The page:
is unfortunately no direct dependence among the solutions of V and U. This is illustrated in

figure 1(a).

E2=

?

((I − J + ∇J · U)2+ α2R(U))d?.

(5)

1.1.3. Inverse consistency.

consistent so that registration could start with either image and the results are consistent.

Inverse consistency could be written as

It is desirable for many applications that V and U are inversely

V ◦ U = 0 = U ◦ V,

(6)

where the composition operator ◦ between two motion fields is defined in table 1.

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A fast inverse consistent deformable image registration method 6147

The inverse consistency error (ICE) could be then defined as

ICE1= |V ◦ U|

ICE2= |U ◦ V|.

(7)

(8)

If V and U are inversely consistent, ICE1and ICE2will be both 0. Otherwise, ICE1and

ICE2will not be 0 and may not be the same, as illustrated in figure 1(b). A combined inverse

consistency error term ICE can be defined as

ICE = (ICE1+ ICE2)/2.

(9)

1.2. Previous inverse consistency methods

It is generally difficult to have V and U consistent if the image registration computations for

bothdirectionsarecarriedoutseparatelyorwithoutexplicitconstraintsforinverseconsistency.

Therefore, most inverse consistency registration algorithms perform computations for both

directions simultaneously and explicitly constrain V and U to be, or closely to be, inversely

consistent.

Christensen and Johnson (2001) seem to be among the earliest groups to consider inverse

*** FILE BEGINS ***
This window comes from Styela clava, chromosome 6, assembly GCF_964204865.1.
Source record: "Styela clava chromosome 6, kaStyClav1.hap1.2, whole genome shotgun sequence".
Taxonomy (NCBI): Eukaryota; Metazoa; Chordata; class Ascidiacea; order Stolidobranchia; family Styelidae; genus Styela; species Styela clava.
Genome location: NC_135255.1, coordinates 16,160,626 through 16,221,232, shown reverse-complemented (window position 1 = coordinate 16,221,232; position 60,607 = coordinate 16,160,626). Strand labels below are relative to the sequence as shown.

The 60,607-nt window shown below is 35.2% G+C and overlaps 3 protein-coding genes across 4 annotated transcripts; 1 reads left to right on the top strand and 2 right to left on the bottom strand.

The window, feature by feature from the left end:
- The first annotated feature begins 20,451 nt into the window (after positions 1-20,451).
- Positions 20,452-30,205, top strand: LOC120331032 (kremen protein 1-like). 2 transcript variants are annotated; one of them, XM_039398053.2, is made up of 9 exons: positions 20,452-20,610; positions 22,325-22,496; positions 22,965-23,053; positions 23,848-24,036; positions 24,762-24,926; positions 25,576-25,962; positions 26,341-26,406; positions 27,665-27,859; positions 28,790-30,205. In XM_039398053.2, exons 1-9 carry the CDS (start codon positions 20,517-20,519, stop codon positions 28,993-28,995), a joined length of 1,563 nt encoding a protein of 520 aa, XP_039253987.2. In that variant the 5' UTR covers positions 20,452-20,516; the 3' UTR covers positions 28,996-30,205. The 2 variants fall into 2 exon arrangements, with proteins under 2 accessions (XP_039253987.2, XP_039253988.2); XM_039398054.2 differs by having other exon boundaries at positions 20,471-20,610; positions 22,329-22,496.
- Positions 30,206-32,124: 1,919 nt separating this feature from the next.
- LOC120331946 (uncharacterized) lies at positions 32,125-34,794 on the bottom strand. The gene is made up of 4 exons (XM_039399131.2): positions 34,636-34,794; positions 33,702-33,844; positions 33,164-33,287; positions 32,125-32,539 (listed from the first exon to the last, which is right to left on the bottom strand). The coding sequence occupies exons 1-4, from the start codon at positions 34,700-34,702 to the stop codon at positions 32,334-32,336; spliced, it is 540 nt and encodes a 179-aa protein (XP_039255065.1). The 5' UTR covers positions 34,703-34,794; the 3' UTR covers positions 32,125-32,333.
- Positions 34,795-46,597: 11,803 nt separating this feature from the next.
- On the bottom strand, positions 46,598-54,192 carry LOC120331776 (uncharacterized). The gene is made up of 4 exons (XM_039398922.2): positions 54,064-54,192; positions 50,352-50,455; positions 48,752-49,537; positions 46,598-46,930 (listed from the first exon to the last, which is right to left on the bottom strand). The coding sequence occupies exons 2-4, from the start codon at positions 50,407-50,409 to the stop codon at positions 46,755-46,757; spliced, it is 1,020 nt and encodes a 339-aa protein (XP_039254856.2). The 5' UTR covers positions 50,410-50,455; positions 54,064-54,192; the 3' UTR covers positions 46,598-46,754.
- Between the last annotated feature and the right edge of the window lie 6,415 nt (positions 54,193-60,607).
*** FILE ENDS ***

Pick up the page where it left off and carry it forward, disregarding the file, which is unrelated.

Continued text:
consistencyfordeformableimageregistration. Intheiralgorithm,VandUweresimultaneously

computed by minimizing the symmetric system cost equation (10), which contained the

similarityconstraint,inverseconsistencyconstraintandadiffeomorphismregularityconstraint.

Diffeomorphism refers to the continuous differentiability of the motion field as discussed

below.

?

+(V − U−1)2+ (V−1− U)2+ |L(V)|2+ |L(U)|2)d?,

where the linear elastic operator L = −a2∇2− b∇ + c, a, b and c are constants. U and V

were parameterized with Fourier sequences and solved iteratively. Both V and U needed to

be inverted to obtain V−1and U−1in every iteration. An inversion procedure, to be further

discussed later, was performed iteratively or analytically, for a displacement motion vector

field V, by minimizing |V−1◦ V| or |V−1◦ V|.

Alvarez et al (2007) proposed an algorithm based on the system cost equation (11). The

algorithm does not explicitly invert the forward and reverse motion fields during the iterations.

Instead, the inverse consistency error is computed and minimized per iteration.

?

+αER(J,U) + βES(V,U) + βES(U,V))d?,

E =

?((I ◦ V − J)2+ (J ◦ U − V)2

(10)

E =

?((I ◦ V − J)2+ (J ◦ U − V)2+ αER(I,V)

(11)

where the regularization constraint ER(I,V) = tr((∇V)TD(∇I)∇V), α and β are constants,

theinverseconsistencyconstraintES(V,U) = |U◦V|2andD (∇I)isaregularizedprojection

matrix in the direction perpendicular to ∇I.

Cachier and Rey (2000) analyzed the reasons why results of unidirectional registrations

are asymmetric and pointed out that inversely inconsistant approaches penalized the image

expansion more than the shrinkage. They proposed an inverse-invariant type system cost

equation given in equation (12) and two finite element implementations to solve the new cost

function, depending on where motion field inversion is being computed or not. Registration

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6148 D Yang et al

does not need to be performed simultaneously for both forward and reverse directions in this

method

?

Leow et al (2005) reported an approach to model the backward motion field by a function

oftheforwardmotionfield,thereforeinverseconsistencyregistrationcanbecomputedwithout

computing the inversion of the motion fields. They used a symmetric system cost function,

similar to equation (10), with the V−1and U−1replaced by the functions of V and U.

Diffeomorphism algorithms (Dupuis et al 1998, Christensen et al 1996, Trouve 1998) are